Supplements and Society

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Whey Protein, pre-workout, BCAA’s (Branched Chain Amino Acids), thermogenics. These are all common, and highly used supplements made by virtually every supplement company in the business now a days. Supplements have been around since the beginning of time. Man would use herbs, and animal glands as natural remedies to health problems, and secrets to gaining muscle, strength, or endurance. Supplements were not main streamed until the 1990’s however, when the government passed the DSHEA act which allowed the supplement companies to forgo FDA approval before sale. Many people are rightfully skeptical about the effects and claims of these supplements, but many of these supplements actually create a beneficial effect while working out, or trying to reach specific goals.

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Since the FDA does not regulate what supplement companies can, or cannot say on the bottles, they can make false claims as to what benefits the products will bring. One of the most notorious examples of this is any supplement with a proprietary blend. A proprietary blend is a fancy way of listing ingredients under a mask, showing the ingredients in the product, but not the quantity of these ingredients. The problem with this is that the product could claim to have all of these beneficial things in it, which may be true, but they may have less than 1 mg in the product if masked properly. Another problem with this is when taking a supplement in a pill form, it gives the manufacturer complete discretion of how much rice flour they can mix with whatever is in the pill to make more money per less amount of working ingredients in the products.

Some supplements however, are true to what they say they do, generally whey protein (and any protein for that matter) does not have a proprietary blend and only claims to help with muscle growth and recovery. These claims are true, and are backed by scientific evidence. Many credible supplement companies now-a-days have their products tested in double-blind tests to prove the effects, or non-effects, of what they are selling. Some pre-workouts forgo a proprietary blend, and tell the consumer the exact amounts of each ingredient they have in the mix. This is what you want to look for if you are trying to buy a quality pre-workout, or BCAA complex for that matter.jimstoppani-supplement-image-wantrealchangesupplementindustry

All in all, supplements are just that: supplements. Nothing can ever replace a balanced nutritional diet. Consuming only supplements, and drinking only shakes of protein will not benefit you health wise, or athletically for that matter. The balancing of a healthy diet, and the responsible use of supplements can make the athlete do better, and feel like they are doing better psychologically. I would recommend always doing your research before buying any supplements, and make sure to avoid proprietary blends. Studies that back supplements are a good way of seeing credibility, and can allow the consumer to feel confident while buying the product. In the end, Supplements are a growing party of society, and with a healthy balanced diet, they can be beneficial to the striving athlete in their quest for greatness.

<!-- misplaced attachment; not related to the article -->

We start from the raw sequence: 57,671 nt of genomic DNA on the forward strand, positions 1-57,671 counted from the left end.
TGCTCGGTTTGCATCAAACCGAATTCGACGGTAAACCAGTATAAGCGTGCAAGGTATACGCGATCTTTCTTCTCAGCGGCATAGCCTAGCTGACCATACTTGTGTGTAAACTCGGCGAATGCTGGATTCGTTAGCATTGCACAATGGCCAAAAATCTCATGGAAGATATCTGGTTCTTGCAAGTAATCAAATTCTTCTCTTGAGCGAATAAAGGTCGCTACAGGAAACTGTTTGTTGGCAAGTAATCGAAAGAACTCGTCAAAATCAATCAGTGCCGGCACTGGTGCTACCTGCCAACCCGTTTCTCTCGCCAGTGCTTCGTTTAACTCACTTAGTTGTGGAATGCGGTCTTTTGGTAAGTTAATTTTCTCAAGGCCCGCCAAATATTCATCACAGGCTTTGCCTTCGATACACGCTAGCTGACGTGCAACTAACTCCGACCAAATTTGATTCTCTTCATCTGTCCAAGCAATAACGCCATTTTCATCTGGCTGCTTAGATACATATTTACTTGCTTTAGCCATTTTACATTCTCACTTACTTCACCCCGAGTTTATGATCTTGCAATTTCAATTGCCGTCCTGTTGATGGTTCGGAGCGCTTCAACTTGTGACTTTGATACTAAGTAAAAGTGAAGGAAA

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By Sean Van Horssen

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2 thoughts on “Supplements and Society

  1. The FDA is required to take a supplement off the market if it is deemed harmful, but this is an interesting thing because they have to prove it is in fact harmful before taking it off the market. I do agree with most of your points brought up and yes only taking supplements without any proper nutrition will have no real benefit for the body.

  2. Something that seems to be a very common trend in the United States is a quick fix kind of solution. This is another one of those kind of instances; people want to see results right away and maybe not put in the long hard work that goes into gaining more muscle mass. While this is not the case for everyone I think it is very much the case for several people who use supplements.
    My other problem with supplement use is that most people using supplements have little to no knowledge in what those ingredients effects are. People see them as a way to get “swoll” instead of looking into the actual short/long term effects of some of these ingredients. I believe that any time you use these kind of supplements you should consult a trained/knowledgeable individuals such as a doctor. I don’t think the individuals working behind the counter trying to see you the supplements have enough credible knowledge to be giving advice to those customers.

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